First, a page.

Royal Society of Chemistry – InnoCentive Partnership

At InnoCentive, we strive to enable the greatest number and diversity of creative and bright minds to tackle problems that matter. Which is why we’re so excited to announce our new partnership with the Royal Society of Chemistry – the world’s leading chemistry community, advancing excellence in the chemical sciences. This partnership means that selected InnoCentive Challenges will be posted on the new Royal Society of Chemistry Open Innovation Pavilion, thereby benefiting from the engagement by their global membership of over 50,000 and millions of web users through the Royal Society of Chemistry’s multi-channel promotions.

The Royal Society of Chemistry is the oldest chemical society in the world and, in 2016, is celebrating 175 years of progress and people in the chemical sciences. It is the UK’s professional body for chemical scientists.  It is a not-for-profit organization, working to shape the future of the chemical sciences – for the benefit of science and humanity. 43 peer-reviewed journals and a portfolio of more than one million articles, chapters and records from across the chemical sciences and related fields have resulted in a global audience. In 2015 alone, the Royal Society of Chemistry’s publishing and corporate websites were visited more than 60 million times.

By giving Seekers the opportunity to engage with the Royal Society of Chemistry’s community, as well as access to their broad range of expertise, this open innovation pavilion is a unique opportunity for Seekers to find solutions to Challenges.

If you would like to have a Challenge featured on the Royal Society of Chemistry Open Innovation Pavilion, contact us today. Or if you would like to partner with InnoCentive to engage your network on your Challenges, please contact us here.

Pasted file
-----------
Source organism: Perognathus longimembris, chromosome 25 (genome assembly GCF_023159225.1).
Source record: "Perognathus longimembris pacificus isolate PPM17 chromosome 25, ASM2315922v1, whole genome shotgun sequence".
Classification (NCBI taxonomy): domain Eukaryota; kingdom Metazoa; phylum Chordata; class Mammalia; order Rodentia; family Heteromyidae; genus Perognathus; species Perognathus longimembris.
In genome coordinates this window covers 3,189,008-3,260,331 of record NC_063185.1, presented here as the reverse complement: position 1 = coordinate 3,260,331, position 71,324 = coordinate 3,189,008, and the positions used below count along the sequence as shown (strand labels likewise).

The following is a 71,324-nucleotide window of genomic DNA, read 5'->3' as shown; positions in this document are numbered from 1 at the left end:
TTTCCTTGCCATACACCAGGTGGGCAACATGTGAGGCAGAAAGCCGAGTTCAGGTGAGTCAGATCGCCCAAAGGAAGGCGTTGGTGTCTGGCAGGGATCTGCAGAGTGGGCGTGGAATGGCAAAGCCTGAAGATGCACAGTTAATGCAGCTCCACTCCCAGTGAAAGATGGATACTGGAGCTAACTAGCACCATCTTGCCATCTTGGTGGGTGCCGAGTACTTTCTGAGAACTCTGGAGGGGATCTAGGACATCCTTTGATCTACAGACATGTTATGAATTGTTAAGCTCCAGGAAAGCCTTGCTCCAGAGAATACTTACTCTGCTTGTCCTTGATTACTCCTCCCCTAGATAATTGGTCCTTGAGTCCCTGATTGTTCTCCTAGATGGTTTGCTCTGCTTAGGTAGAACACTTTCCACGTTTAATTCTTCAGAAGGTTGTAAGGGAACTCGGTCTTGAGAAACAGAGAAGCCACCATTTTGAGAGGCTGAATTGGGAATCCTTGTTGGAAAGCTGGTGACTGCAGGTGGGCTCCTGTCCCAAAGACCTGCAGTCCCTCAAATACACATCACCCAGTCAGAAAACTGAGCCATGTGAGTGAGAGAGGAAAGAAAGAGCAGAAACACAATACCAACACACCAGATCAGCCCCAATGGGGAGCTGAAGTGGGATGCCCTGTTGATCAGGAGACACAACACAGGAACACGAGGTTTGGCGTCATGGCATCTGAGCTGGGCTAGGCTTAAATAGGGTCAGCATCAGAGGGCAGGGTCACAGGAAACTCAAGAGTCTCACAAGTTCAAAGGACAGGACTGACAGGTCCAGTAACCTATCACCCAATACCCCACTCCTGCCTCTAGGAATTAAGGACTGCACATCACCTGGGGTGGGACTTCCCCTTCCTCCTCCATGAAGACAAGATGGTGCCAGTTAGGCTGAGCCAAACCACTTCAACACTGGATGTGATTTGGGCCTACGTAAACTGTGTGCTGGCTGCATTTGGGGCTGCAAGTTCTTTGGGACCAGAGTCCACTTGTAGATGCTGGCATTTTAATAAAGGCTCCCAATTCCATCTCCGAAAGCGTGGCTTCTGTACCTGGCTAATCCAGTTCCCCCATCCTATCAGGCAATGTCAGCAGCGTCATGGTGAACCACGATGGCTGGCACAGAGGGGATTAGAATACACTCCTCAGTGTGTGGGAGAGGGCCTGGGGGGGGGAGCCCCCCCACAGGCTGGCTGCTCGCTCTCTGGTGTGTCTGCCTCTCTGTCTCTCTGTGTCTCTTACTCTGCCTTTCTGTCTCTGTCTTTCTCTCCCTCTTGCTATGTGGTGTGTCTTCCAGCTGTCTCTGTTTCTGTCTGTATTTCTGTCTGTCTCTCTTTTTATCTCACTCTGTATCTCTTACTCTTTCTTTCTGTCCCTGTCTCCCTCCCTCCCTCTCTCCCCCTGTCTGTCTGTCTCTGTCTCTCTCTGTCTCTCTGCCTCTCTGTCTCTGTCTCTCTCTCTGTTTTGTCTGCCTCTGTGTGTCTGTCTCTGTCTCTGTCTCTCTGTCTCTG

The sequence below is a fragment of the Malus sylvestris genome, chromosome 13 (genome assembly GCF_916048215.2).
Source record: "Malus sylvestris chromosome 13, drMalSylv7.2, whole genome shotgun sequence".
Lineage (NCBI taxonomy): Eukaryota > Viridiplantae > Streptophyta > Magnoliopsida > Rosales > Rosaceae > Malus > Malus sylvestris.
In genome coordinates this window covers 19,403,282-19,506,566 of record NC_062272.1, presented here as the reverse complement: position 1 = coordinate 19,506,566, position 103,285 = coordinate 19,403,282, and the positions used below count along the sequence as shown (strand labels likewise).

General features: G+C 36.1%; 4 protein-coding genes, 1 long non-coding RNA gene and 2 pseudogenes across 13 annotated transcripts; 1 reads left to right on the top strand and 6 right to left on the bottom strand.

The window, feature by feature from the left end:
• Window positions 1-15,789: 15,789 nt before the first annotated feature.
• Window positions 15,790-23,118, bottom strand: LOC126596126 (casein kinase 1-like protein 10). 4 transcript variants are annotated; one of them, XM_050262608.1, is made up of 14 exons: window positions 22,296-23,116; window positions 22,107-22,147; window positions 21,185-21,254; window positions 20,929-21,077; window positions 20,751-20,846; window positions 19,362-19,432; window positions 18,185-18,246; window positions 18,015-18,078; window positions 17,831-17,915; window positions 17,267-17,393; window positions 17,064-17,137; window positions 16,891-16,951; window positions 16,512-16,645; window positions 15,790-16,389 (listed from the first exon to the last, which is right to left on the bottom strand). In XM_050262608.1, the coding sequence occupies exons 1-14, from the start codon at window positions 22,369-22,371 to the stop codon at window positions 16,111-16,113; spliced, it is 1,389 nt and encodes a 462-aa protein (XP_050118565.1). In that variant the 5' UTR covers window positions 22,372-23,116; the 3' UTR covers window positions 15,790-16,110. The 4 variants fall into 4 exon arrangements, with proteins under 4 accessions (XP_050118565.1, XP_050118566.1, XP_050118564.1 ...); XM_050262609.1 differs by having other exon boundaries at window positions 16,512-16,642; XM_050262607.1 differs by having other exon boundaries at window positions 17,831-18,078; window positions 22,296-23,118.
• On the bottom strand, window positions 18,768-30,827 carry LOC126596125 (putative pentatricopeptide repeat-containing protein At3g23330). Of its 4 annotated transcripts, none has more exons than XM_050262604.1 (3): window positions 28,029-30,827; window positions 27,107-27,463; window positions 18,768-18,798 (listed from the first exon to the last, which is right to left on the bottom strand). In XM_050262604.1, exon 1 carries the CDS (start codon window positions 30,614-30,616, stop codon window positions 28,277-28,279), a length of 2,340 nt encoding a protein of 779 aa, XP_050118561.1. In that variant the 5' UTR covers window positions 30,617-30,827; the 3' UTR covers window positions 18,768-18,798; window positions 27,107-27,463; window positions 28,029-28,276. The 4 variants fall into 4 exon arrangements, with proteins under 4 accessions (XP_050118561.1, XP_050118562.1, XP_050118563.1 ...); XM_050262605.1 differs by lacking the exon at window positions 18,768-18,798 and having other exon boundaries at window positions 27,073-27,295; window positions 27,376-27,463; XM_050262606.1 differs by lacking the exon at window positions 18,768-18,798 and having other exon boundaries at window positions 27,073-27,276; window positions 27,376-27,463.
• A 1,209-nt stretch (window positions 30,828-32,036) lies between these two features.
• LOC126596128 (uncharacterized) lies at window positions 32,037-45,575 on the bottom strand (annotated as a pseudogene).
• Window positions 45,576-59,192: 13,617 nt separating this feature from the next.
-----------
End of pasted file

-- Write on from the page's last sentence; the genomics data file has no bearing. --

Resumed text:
Enel Green Power: Let's Innovate. The Challenge Begins.

Five Challenges to drive innovations in Renewable Energy


As a subsidiary of one of the world’s largest energy providers, Enel Green Power concentrates all their efforts on the production of renewable energy through a variety of sources. With a presence in four continents and 735 active power plants globally, it is truly a transnational corporation leading the way in the production of geothermal energy, hydropower, solar energy, biomass, and wind power.

As part of their continual strive to improve renewable energy production and further diversify the energy mix, they have launched five Challenges through their own online platform. These Challenges are looking for early-stage innovative technological solutions and proposals that centre around five key issues that are highlighted below.

  1. Use of drones / satellites in renewable plants

Enel Green Power is looking for effective and concrete proposals of drones and satellites use for power plants during the engineering and construction phase, and operation and maintenance activities. The challenge is to propose an effective way to use drones in renewable power plant management to improve safety, decrease maintenance costs, number of faults etc.

  1. Automatic Assembly of photovoltaic plants

Enel Green Power is looking for automatic assembly systems but it seems that there are very few solutions available on the market, proposed by literature, applied by other electrical utilities worldwide, or in early stages of development. The challenge is to design a system able to assemble solar power plants automatically.

  1. Photovoltaic Panels Cleaning

Periodical cleaning of solar panels is very important in order to produce and deliver the maximum amount of energy to the grid. Enel Green Power is looking for some solutions which include: Water free solutions (robots installed at string level), and Cleaning with tracks that use water and brushes (necessary water and vehicles fuel consumption). The challenge is to find an effective and inexpensive solution to clean solar modules.

  1. Wind Turbines generators blades anti-icing and de-icing systems